In all this we are in danger of losing sight of the fact that the Western and Thai monks have got along very well over the years. The Westerners have gone to extreme lengths to abandon their homes, their cultures, to endure much physical and emotional hardship, out of their sincere devotion to the Dhamma, and their genuine belief that the Thai forest tradition offered perhaps the most authentic experience of Dhamma-Vinaya that is still found in our world today. For their part, starting with Ajahn Chah, the Thai monks have taken the westerners seriously and treated them with respect. They were not marginalized or made into something special, but trained just like any other monk. This contrasts with the Tibetan tradition, for example, where the Western monks are treated as something just outside, hardly even real monks. Following Ajahn Chah’s example, the WPP monks have, for the most part, supported the work of the Western monks and have been very humble in accepting that the task of establishing Buddhism in the West is really beyond them.

      The deep friendship of this relationship, however, was built on the premise of ignoring some basic conflicts, mainly about women and power. These have been hushed up and sidelined by the Western Ajahns. Now they’re in the open, the fracture lines are showing.

    • Dear Bhante,
      these words are so reasonable and helpful.
      It is good to remember what is and has been wholesome and sincere and good in relations among Sangha..
      And reasonable to be questioning and highlighting changes in those appreciated relations.
      And to be asking what is needed to honour the heart in this situation, within and between Sangha.

      Is anyone caring about that…
      What i find, is that it seems so obvious that the heart and goodwill and metta and wisdom and truth are what the Buddha taught…..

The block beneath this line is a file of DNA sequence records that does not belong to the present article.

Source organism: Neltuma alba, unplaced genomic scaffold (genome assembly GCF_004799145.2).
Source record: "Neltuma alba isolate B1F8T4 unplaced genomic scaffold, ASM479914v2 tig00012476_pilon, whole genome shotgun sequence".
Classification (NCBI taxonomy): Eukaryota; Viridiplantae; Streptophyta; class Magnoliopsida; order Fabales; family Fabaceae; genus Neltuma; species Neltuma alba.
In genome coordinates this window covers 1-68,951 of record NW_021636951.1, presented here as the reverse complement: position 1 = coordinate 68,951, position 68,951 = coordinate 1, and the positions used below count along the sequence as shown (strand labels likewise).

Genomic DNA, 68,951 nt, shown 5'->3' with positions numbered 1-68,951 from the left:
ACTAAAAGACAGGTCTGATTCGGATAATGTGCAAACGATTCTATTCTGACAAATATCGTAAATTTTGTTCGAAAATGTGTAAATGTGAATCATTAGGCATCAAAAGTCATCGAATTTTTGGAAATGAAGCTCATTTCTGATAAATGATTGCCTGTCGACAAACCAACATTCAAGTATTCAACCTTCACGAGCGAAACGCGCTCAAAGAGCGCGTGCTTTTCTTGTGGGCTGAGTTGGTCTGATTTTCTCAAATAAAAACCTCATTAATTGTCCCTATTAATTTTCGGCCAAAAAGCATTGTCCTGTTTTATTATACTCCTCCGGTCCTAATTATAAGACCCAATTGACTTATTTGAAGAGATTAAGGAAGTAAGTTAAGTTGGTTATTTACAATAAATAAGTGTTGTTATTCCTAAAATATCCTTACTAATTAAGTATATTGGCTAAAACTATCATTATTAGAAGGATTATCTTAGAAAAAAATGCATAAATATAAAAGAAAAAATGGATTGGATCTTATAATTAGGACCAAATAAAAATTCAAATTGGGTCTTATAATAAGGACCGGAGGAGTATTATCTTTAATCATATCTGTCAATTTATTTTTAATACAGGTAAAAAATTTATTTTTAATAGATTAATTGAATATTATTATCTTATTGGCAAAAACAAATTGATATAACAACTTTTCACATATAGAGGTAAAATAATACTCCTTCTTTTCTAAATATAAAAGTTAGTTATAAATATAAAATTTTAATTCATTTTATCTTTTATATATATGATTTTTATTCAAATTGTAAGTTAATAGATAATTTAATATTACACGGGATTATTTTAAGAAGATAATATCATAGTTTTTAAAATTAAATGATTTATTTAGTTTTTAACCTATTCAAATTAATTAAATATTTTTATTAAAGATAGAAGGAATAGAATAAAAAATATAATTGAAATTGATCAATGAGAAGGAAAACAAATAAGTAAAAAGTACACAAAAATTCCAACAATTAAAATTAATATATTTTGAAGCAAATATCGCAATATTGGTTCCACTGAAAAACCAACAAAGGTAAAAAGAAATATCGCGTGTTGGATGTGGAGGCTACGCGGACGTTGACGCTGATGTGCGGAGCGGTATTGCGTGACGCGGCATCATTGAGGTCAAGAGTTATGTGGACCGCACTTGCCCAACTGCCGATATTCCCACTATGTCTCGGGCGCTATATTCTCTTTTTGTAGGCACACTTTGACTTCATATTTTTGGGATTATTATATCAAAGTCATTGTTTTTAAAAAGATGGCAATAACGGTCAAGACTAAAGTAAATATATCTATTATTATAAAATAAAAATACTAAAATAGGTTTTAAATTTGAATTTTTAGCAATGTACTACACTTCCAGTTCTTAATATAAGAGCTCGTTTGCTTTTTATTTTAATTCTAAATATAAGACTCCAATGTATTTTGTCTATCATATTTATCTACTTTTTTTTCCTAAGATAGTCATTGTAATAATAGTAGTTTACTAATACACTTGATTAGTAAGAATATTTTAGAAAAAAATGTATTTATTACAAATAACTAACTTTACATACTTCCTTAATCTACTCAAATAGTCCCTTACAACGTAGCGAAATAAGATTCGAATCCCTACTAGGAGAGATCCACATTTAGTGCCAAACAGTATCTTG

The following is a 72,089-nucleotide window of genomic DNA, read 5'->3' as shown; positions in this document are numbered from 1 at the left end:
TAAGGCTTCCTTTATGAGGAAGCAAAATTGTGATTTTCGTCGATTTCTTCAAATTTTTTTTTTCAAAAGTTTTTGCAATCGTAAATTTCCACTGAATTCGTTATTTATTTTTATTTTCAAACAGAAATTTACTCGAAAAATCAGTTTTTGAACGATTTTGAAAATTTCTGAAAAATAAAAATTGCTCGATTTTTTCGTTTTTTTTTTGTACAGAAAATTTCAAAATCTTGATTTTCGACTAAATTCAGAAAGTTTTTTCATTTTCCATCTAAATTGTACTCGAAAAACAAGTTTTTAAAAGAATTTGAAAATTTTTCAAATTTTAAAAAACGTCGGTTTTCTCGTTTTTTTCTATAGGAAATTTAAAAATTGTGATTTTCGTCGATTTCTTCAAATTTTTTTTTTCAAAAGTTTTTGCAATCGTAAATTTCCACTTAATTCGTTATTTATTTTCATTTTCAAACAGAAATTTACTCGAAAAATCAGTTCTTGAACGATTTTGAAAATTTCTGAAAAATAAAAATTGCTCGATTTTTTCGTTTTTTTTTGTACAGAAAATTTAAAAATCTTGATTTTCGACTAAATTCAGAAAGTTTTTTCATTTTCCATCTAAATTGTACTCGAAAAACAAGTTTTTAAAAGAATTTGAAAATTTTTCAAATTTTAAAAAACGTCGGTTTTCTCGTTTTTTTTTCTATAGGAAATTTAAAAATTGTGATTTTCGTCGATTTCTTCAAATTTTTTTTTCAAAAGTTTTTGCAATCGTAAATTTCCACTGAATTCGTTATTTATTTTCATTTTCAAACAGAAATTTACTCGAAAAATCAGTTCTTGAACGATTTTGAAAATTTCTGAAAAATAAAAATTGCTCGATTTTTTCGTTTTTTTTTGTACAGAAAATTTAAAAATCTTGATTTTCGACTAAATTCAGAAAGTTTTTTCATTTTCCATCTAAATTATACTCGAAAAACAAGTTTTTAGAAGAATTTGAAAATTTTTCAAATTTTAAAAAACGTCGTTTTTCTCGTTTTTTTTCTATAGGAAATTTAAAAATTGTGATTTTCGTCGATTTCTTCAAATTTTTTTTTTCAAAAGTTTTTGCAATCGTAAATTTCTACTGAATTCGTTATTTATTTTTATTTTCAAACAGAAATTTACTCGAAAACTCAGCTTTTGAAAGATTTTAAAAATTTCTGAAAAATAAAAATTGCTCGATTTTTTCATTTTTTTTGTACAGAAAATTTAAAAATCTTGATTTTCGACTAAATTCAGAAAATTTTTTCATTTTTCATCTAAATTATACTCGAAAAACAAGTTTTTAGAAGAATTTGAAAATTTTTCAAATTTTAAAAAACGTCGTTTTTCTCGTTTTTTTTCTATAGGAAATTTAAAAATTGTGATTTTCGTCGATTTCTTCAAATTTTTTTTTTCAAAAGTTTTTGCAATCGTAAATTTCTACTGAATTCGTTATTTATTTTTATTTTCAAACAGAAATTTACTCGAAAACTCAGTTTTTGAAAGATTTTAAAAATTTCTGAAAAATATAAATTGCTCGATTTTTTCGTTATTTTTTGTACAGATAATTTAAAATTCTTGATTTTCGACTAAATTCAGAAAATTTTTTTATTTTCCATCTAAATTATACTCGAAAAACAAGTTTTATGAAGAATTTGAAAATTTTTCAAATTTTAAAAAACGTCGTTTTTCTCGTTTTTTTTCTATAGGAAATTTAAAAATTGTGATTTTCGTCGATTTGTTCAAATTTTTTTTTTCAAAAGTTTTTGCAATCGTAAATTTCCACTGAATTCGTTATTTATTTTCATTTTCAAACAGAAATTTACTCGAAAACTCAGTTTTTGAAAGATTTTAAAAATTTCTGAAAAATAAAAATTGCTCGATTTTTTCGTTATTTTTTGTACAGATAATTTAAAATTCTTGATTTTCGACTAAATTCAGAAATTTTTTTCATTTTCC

and we all, as lay people and surely as ‘good’ Sangha what to see that and inact that.

      I will not buy into degenerative cynicism that just tells me to ‘get real’ and get with the times…heart ? truth? metta? wisdom? letting go? non-attachment? ethics? reason? communication?
      I need to see this , we all need this.
      We need examples of this.
      Please !!!!!

      Please!!!!
      Please !!!!

      THere are true fractures that need to be treated……
      But i implore that there is truly noble teachings from the heart from every direction NOW !!! :)
      Please turn the Whel of Dharma in all direction !

    • “the Thai monks have taken the westerners seriously and treated them with respect. They were not marginalized or made into something special, but trained just like any other monk. This contrasts with the Tibetan tradition, for example, where the Western monks are treated as something just outside, hardly even real monks. ”

      This may be difficult to verify? I have never heard Tibetans brag of their superiority by criticizing other Buddhist sects. Nor would they involve lay people in unseemly Sangha intrigues. Assuming that the “wholesome” Noble Sangha exists to teach Dhamma lay people and not just to continually involve them in divisive and corrupt games. So far, how have these Western monks manifested their wisdom, integrity and meditative training?

    • Dear Sabbeloka,